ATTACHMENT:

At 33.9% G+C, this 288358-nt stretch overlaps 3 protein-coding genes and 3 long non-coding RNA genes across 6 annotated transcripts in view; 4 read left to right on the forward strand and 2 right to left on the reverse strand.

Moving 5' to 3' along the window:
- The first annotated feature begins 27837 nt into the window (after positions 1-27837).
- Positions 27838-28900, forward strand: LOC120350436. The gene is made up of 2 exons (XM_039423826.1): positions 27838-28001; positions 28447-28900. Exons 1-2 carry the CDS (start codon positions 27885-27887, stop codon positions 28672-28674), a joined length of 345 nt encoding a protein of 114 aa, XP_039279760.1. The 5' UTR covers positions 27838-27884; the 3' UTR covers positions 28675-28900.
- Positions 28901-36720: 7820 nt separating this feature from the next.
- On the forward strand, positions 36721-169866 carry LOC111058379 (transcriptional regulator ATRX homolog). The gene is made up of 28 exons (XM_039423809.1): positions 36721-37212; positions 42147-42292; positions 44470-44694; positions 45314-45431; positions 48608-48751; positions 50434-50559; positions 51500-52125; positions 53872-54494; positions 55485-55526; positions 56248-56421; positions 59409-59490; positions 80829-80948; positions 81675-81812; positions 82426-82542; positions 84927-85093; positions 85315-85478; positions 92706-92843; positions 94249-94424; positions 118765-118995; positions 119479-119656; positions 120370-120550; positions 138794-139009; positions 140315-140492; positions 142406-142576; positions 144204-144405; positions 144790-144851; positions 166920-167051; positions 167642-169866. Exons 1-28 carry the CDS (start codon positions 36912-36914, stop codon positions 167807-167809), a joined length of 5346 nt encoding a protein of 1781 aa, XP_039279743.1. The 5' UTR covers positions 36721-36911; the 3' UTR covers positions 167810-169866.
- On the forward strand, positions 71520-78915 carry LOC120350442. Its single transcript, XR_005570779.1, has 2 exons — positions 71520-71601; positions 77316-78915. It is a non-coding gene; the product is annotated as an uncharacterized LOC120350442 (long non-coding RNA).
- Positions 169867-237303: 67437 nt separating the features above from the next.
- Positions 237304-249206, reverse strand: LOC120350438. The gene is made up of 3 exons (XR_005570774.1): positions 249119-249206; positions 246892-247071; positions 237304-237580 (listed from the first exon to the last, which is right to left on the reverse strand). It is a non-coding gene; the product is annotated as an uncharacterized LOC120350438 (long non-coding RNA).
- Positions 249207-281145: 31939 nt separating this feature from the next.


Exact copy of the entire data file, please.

At 33.9% G+C, this 288358-nt stretch overlaps 3 protein-coding genes and 3 long non-coding RNA genes across 6 annotated transcripts in view; 4 read left to right on the forward strand and 2 right to left on the reverse strand.

Moving 5' to 3' along the window:
- The first annotated feature begins 27837 nt into the window (after positions 1-27837).
- Positions 27838-28900, forward strand: LOC120350436. The gene is made up of 2 exons (XM_039423826.1): positions 27838-28001; positions 28447-28900. Exons 1-2 carry the CDS (start codon positions 27885-27887, stop codon positions 28672-28674), a joined length of 345 nt encoding a protein of 114 aa, XP_039279760.1. The 5' UTR covers positions 27838-27884; the 3' UTR covers positions 28675-28900.
- Positions 28901-36720: 7820 nt separating this feature from the next.
- On the forward strand, positions 36721-169866 carry LOC111058379 (transcriptional regulator ATRX homolog). The gene is made up of 28 exons (XM_039423809.1): positions 36721-37212; positions 42147-42292; positions 44470-44694; positions 45314-45431; positions 48608-48751; positions 50434-50559; positions 51500-52125; positions 53872-54494; positions 55485-55526; positions 56248-56421; positions 59409-59490; positions 80829-80948; positions 81675-81812; positions 82426-82542; positions 84927-85093; positions 85315-85478; positions 92706-92843; positions 94249-94424; positions 118765-118995; positions 119479-119656; positions 120370-120550; positions 138794-139009; positions 140315-140492; positions 142406-142576; positions 144204-144405; positions 144790-144851; positions 166920-167051; positions 167642-169866. Exons 1-28 carry the CDS (start codon positions 36912-36914, stop codon positions 167807-167809), a joined length of 5346 nt encoding a protein of 1781 aa, XP_039279743.1. The 5' UTR covers positions 36721-36911; the 3' UTR covers positions 167810-169866.
- On the forward strand, positions 71520-78915 carry LOC120350442. Its single transcript, XR_005570779.1, has 2 exons — positions 71520-71601; positions 77316-78915. It is a non-coding gene; the product is annotated as an uncharacterized LOC120350442 (long non-coding RNA).
- Positions 169867-237303: 67437 nt separating the features above from the next.
- Positions 237304-249206, reverse strand: LOC120350438. The gene is made up of 3 exons (XR_005570774.1): positions 249119-249206; positions 246892-247071; positions 237304-237580 (listed from the first exon to the last, which is right to left on the reverse strand). It is a non-coding gene; the product is annotated as an uncharacterized LOC120350438 (long non-coding RNA).
- Positions 249207-281145: 31939 nt separating this feature from the next.